Societe Generale, the French bank hit by a rogue trader scandal, was studying bid defense options on Friday as a newspaper said a second domestic rival had hired advisers to consider a takeover.
Shares in SocGen rose as much as 4.5 per cent in early trade after Les Echos newspaper said Credit Agricole, France's third-largest bank by value but the biggest in terms of retail branches, had hired Lazard and its own investment bank, Calyon, to study a bid.
Credit Agricole declined to comment.
BNP Paribas, France's biggest listed bank, confirmed on Thursday it would look at making an offer for SocGen, the number two player, which was weakened last week when it revealed €4.9 billion in trading losses it blamed on a single rogue trader, Jerome Kerviel.
BNP failed in 1999 to buy SocGen, which now has a market value of around €40bn, and since the trading scandal broke there has been speculation of a joint bid in which Credit Agricole would take SocGen's investment banking arm and BNP its retail business.
SocGen has said it is determined to stay independent, and on Friday a source familiar with the matter said it was studying how it could avoid a low-priced takeover.
"Provided there are no other bad surprises, it would be easier for SocGen's board to do a deal once the water is calmer," said the source. "There would be a backlash if they feel people are just trying to buy them on the cheap."
SocGen's strategy will focus on convincing investors that the bank, whose share price has halved since last spring, is worth a lot more than its current market price, said the source.
Around midday on Friday, the shares were up 3.5 per cent to €86.10.
In the event of an unsolicited or hostile offer, SocGen could seek a white knight among Europe's banks, said the source. That could antagonise the French government, which has signalled it wants SocGen to remain French, and could lead to a showdown between France and the EU, which favours open markets.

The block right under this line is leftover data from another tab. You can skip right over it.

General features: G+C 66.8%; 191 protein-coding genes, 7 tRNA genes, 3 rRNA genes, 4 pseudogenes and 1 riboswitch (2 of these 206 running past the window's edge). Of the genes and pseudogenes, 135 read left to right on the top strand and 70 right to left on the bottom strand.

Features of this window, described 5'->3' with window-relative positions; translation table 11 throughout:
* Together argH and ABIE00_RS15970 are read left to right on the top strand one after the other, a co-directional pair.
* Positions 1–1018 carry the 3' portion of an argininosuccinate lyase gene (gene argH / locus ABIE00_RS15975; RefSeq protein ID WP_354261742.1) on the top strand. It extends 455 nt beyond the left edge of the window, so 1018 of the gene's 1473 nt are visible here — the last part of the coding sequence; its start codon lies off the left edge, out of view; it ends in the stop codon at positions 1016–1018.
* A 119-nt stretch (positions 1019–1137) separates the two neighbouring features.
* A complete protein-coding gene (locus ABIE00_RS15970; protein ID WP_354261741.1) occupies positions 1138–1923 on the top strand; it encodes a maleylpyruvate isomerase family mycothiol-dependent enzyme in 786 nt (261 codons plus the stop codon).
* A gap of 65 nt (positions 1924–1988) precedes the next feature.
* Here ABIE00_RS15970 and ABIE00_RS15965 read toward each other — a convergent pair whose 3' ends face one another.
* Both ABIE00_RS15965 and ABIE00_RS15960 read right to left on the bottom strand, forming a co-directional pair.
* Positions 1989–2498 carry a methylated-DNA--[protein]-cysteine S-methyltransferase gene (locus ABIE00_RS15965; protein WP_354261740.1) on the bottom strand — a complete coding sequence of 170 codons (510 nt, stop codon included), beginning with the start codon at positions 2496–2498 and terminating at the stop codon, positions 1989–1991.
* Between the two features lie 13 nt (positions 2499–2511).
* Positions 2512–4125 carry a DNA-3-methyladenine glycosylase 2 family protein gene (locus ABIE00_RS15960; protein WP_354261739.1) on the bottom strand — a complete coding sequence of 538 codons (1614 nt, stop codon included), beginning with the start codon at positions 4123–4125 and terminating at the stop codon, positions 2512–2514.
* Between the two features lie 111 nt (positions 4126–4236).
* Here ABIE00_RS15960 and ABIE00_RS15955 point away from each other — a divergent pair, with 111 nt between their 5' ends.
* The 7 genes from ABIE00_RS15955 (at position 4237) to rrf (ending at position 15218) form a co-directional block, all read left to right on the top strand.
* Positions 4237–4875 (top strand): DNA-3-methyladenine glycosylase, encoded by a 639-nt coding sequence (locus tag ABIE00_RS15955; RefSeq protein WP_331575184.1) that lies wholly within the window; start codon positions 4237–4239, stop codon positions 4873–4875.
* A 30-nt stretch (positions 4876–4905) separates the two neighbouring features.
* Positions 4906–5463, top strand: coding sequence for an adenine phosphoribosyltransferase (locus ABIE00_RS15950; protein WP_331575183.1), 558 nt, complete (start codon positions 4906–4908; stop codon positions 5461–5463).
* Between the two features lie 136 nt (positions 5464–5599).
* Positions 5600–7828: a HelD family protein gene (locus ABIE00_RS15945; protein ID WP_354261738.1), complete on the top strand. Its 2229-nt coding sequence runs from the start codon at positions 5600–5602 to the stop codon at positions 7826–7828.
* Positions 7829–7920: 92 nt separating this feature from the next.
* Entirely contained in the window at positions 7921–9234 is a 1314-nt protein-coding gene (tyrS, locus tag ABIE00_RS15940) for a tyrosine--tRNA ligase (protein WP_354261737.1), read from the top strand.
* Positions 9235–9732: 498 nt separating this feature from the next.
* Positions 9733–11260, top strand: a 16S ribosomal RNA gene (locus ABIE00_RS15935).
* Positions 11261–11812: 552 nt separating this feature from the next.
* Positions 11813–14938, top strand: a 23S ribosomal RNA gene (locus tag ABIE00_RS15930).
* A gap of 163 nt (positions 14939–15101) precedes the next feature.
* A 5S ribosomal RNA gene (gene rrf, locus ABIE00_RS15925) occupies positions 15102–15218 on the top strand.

French Prime Minister Francois Fillon said on Friday "the government has no preference", three days after he had said it should remain a "great French bank", and a day after President Nicolas Sarkozy said the state wouldn't leave the bank "at the mercy of any predator".
"The government has not vetoed anything, it does not have the possibility to do so. It is simply indicating its interest and its determination to ensure that the employees' interests, our country's economic interests, are preserved," Fillon told a news conference.
A group representing 3,000 employees, however, took out a newspaper advert on Friday declaring that a friendly merger could make sense, though it opposed an "opportunistic attack".
The bank could also seek an investor such as a sovereign wealth fund to buy a defensive blocking stake, said the source.
Analysts say foreign banks including UniCredit, Santander, BBVA and HSBC could be interested, though UniCredit's chief executive said on Friday the Italian bank was not in the frame.
The source said SocGen was talking with advisers including Rothschild, JP Morgan and Morgan Stanley for its bid defence. Newspaper reports said Merrill Lynch was also advising it. SocGen declined to comment.
Kerviel, the trader at the centre of the scandal, whose exploits have spawned Internet fan clubs and support groups around the globe, is under investigation for breach of trust and other misdeeds, but judges threw out SocGen's stronger accusation of fraud, and he was freed on bail.
The prosecutor said on Friday that SocGen CEO Daniel Bouton would very likely face questions from the investigating judges.
On February 4, Economy Minister Christine Lagarde is due to hand a report to PM Fillon, giving a first assessment of the incident and outlining recommendations on how to strengthen internal and external controls on its trading operations. (Reuters)
SocGen defends itself against bids